About 30% of heart attacks, strokes and deaths from heart disease can be prevented in people at high risk if they switch to a Mediterranean diet rich in olive oil, nuts, beans, fish, fruits and vegetables, and even drink wine with meals, a large and rigorous new study found.
The findings, published on the New England Journal of Medicine's Web site on Monday, were based on the first major clinical trial to measure the diet's effect on heart risks. The magnitude of the diet's benefits startled experts. The study ended early, after almost five years, because the results were so clear it was considered unethical to continue.
The diet helped those following it even though they did not lose weight and most of them were already taking statins, or blood pressure or diabetes drugs to lower their heart disease risk.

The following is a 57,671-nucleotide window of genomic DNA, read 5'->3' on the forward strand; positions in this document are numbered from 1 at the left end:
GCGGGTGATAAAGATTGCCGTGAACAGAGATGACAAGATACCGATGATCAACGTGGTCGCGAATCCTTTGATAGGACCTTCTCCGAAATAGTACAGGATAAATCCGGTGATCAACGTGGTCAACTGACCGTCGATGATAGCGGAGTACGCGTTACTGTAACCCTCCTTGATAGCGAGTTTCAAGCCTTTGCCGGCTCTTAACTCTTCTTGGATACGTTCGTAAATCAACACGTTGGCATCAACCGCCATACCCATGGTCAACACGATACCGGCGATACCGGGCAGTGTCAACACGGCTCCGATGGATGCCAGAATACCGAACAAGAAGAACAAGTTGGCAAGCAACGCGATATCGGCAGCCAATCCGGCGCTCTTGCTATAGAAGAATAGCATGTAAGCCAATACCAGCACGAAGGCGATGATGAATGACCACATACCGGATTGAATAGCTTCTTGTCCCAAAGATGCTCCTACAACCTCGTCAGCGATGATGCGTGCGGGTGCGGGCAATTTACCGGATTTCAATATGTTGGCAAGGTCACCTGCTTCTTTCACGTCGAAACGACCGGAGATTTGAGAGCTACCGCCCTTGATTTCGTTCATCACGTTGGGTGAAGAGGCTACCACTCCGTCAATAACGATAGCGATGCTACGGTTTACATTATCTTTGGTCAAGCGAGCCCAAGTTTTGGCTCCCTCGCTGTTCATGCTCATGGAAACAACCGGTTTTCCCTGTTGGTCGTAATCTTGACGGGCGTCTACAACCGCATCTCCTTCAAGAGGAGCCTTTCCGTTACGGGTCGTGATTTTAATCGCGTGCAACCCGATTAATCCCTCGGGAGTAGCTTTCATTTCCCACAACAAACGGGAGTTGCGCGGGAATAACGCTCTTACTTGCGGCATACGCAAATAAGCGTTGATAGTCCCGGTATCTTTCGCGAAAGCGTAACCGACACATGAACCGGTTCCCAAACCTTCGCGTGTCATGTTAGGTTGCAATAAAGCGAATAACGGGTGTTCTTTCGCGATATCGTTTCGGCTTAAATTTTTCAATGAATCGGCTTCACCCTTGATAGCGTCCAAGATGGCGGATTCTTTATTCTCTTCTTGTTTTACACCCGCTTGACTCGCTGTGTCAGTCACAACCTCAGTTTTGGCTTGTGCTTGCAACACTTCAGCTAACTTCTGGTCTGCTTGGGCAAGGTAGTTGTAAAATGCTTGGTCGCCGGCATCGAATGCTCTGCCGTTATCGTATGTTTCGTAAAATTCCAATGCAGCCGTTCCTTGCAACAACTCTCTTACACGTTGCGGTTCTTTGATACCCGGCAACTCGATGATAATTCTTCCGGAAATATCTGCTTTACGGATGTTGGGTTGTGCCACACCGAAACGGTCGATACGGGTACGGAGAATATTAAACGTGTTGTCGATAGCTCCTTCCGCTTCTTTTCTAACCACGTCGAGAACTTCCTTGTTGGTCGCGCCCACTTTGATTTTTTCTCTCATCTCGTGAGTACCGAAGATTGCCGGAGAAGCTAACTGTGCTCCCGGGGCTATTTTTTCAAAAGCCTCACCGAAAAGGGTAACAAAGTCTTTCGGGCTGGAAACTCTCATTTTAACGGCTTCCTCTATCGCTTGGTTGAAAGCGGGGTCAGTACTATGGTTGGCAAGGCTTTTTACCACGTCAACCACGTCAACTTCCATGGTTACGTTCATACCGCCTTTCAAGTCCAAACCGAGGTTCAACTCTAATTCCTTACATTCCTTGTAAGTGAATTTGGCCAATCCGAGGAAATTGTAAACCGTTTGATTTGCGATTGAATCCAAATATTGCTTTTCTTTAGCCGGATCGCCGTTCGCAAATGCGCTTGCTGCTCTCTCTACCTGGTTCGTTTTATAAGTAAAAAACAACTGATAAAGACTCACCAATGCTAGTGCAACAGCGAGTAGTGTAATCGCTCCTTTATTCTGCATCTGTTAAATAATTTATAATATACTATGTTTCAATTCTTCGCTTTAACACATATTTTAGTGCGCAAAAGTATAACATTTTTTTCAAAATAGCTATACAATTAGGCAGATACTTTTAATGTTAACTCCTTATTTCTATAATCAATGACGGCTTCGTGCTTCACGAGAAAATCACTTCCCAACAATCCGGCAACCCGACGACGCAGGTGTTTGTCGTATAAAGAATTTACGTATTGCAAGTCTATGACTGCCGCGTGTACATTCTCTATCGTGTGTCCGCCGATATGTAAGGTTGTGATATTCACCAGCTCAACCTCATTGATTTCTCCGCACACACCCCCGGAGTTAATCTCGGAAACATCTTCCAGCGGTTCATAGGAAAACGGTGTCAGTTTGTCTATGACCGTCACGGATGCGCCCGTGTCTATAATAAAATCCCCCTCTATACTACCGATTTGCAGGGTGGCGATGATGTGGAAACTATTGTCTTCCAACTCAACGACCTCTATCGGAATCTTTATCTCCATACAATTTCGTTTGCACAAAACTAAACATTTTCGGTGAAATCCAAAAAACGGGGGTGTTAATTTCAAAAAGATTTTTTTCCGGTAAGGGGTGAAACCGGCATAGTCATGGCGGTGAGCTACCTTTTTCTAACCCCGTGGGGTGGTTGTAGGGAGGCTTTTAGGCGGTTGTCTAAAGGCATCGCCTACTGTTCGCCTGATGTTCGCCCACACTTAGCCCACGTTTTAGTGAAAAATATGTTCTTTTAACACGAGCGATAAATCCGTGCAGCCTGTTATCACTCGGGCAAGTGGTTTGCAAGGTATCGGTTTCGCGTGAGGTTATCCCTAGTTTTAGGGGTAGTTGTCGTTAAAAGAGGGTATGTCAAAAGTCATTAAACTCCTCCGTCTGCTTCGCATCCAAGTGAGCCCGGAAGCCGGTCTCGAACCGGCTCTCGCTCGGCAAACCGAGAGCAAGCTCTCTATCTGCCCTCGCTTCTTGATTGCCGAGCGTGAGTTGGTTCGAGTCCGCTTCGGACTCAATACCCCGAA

"Really impressive," said Rachel Johnson, a professor of nutrition at the University of Vermont and a spokeswoman for the American Heart Association. "And the really important thing - the coolest thing - is that they used very meaningful end points. They did not look at risk factors like cholesterol of hypertension or weight. They looked at heart attacks and strokes and death. At the end of the day, that is what really matters."
Until now, evidence that Mediterranean diet reduced risk of heart disease was weak, based mostly on studies showing that people from Mediterranean countries seemed to have lower rates of heart disease - a pattern that could have been attributed to factors other than diet. Some experts had been skeptical that effect of diet could be detected, because many take drugs to reduce risk.